“Fog on Radnor Lake at Sunrise” by Robin Conover
Canon EOS 5D Mark III
24-70 mm, 2.8 L IS USM lens at 24 mm
ISO 100, ƒ18 at 1/20 second, Gitzo tripod
Sunrises can be difficult to capture — even for those who are decidedly morning people. I am decidedly not one of those who can jump out of bed ready to conquer what’s ahead. I usually have to warm up to the day a bit more slowly — except when I’m preparing to photograph a sunrise. So, I have to prepare the night before to make sure I’m at my location about 30 minutes before sunrise.
This particular image was shot about this time last year. The weather conditions reported the night before seemed promising. I packed my gear and laid out my clothes so I could get to Radnor Lake in Nashville and hike to this spot before first light.
Many factors play into making a sunrise photogenic. Location, weather and timing are all critical in giving you the best chance to capture something special through your lens.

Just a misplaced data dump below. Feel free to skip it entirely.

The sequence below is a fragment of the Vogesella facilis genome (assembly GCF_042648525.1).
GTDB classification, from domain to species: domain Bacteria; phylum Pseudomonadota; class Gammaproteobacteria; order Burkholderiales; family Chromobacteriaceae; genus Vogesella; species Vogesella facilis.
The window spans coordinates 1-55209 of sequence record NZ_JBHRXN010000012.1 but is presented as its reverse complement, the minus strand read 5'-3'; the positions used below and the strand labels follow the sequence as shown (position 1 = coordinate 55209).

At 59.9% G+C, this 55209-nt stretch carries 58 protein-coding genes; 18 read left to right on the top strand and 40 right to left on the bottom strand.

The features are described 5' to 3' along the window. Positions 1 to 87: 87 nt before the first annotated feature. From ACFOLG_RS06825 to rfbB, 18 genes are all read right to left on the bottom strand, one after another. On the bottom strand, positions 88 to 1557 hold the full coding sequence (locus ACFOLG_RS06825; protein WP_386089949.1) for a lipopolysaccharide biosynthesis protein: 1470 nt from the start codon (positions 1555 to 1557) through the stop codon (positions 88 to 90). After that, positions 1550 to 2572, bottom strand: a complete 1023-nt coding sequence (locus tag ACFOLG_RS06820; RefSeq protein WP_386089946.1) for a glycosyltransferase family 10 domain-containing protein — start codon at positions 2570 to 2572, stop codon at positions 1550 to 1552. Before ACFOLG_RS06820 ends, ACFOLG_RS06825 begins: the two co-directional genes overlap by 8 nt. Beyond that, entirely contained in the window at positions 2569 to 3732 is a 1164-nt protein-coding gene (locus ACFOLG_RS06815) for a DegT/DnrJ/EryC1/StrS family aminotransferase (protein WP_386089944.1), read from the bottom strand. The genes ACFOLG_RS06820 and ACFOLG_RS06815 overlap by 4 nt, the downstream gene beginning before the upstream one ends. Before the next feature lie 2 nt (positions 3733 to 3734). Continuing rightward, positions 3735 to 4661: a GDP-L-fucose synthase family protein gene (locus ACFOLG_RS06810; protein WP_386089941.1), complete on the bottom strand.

Fall offers some of the best opportunities with beautiful fall foliage and changing weather patterns. Warm days and cool nights can create fog that will hang around into the early morning hours.
As the sun rises, warming air currents will begin to move the fog around as it lifts. Fog and clouds can make for an array of interesting combinations as the first morning light filters through them.
If the sky is cloudless or if it’s windy, your chances of a nice shot will be greatly diminished. Even a 5 mph breeze can keep fog from settling overnight.
Scouting your location is just as important as a cooperative weather forecast. Look for a foreground that will add to your composition. Water can be an excellent choice as it will reflect the sunrise, adding depth to your image. Being close to water will also increase your chances of fog playing a part in the image.
As I secured my camera to the tripod at Radnor, I thought the sunrise had promise. From first light to the time the sun began to peek over the ridge was only 27 minutes. The interesting play of light, clouds and fog lasted for only 10 minutes. Within a minute of the sun rising above the ridge, the light was too harsh to continue shooting this scene. I moved on, hoping I had captured this fleeting moment.